After a tiring but successful Term 3, Satoshi and I ventured to Merimbula, a favourite holiday destination, in September. We enjoyed a very happy and relaxing 10 days away, stopping for a night at Lakes Entrance on both the forward and return journey.

We were happy to find the Stony Creek Trestle Bridge (a few kilometres beyond Lakes Entrance) still standing. At 247m long and 20m high, it is the largest standing bridge of its kind in the State, and is listed on the Register of Historic Sites.

Sadly, despite its importance, it is not being maintained and it is not clear for how much longer it will remain upright.

A new sculpture at Cann River

We were very fortunate with the weather, as can be clearly seen at this wonderful stretch of coast at Short Point Beach, Tura.

The view from our very comfortable accommodation

We took a two-hour drive north to Mogo in order to visit the wildlife park. We elected to pay for an extra experience that allowed us into the serval enclosure. Satoshi and I thoroughly enjoyed our time with these cats, who had been reared by hand and were totally domesticated. There were plenty of other animals to see and, as always, I enjoyed the challenge of trying to take good-quality photos!

A silvery gibbon

A meerkat

An Indian star tortoise

An Asian small-clawed otter

A Bolivian squirrel monkey

A golden lion tamarind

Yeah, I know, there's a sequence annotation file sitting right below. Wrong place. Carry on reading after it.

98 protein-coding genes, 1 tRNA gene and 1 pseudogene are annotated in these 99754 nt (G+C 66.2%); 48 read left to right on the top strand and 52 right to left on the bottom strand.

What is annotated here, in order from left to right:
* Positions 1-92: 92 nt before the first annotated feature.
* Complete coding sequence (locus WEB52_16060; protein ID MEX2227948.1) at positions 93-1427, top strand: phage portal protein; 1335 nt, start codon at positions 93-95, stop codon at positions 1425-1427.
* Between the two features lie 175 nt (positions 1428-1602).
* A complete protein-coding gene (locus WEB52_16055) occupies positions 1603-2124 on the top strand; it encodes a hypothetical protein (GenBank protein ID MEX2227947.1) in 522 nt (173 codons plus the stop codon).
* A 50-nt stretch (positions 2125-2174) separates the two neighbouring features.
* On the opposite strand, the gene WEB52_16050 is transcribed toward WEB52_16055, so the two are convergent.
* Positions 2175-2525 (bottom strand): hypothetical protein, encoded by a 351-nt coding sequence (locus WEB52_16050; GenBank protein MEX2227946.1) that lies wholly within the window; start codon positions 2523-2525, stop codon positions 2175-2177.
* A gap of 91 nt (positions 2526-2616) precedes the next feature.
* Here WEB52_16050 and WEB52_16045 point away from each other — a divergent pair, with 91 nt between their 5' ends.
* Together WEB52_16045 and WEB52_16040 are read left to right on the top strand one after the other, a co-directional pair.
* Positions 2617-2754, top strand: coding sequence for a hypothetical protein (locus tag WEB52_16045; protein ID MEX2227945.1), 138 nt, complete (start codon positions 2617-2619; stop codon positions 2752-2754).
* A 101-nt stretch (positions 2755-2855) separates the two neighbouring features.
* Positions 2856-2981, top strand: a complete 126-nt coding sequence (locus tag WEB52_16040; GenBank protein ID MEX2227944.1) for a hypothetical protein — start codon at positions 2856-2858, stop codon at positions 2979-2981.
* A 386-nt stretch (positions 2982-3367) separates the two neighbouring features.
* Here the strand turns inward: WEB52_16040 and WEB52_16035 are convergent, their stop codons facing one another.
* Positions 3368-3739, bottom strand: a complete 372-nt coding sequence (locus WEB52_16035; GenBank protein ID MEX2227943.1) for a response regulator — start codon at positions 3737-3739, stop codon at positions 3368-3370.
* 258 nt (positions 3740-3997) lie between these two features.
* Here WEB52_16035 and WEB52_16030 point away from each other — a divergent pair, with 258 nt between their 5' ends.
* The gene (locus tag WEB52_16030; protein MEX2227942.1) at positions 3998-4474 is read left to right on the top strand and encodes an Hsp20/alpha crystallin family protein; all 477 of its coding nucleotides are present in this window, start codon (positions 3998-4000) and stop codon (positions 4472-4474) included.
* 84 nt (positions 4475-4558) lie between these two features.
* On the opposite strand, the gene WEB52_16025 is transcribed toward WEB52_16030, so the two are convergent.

A southern white rhinoceros

On the way back from Mogo, we stopped at Narooma which boasts the aptly-named "Australia Rock".

One can usually find Australian sea lions basking on the rocks at the Narooma heads.

Another wildlife park in the area is "Potoroo Palace" just out of Merimbula. This park houses a small collection of Australian fauna and we enjoyed a leisurely stroll through the property one afternoon.

An Eclectus Parrot

A Gang-Gang Cockatoo

A common wombat

A rainbow lorikeet

A coastal carpet python

The Lions Walk is a short pathway from Pambula Beach to the Pambula River. Note the colour of the water and the seagull which flew past at just the right moment!

We enjoyed a whale-watching cruise on the "Cat Balou" during which we saw several humpback whales.

The Merimbula Aquarium is worth a visit. We went one morning just as it opened so we were able to take photos without the problem of hundreds of fingerprints on the glass of the tanks! This is a southern pygmy leatherj.acket

A North Pacific Sea Star

These Hippeastrum were in the grounds of All Saints' Anglican Church Bermagui

Camel Rock is located a little north of Bermagui, near Wallaga Lake.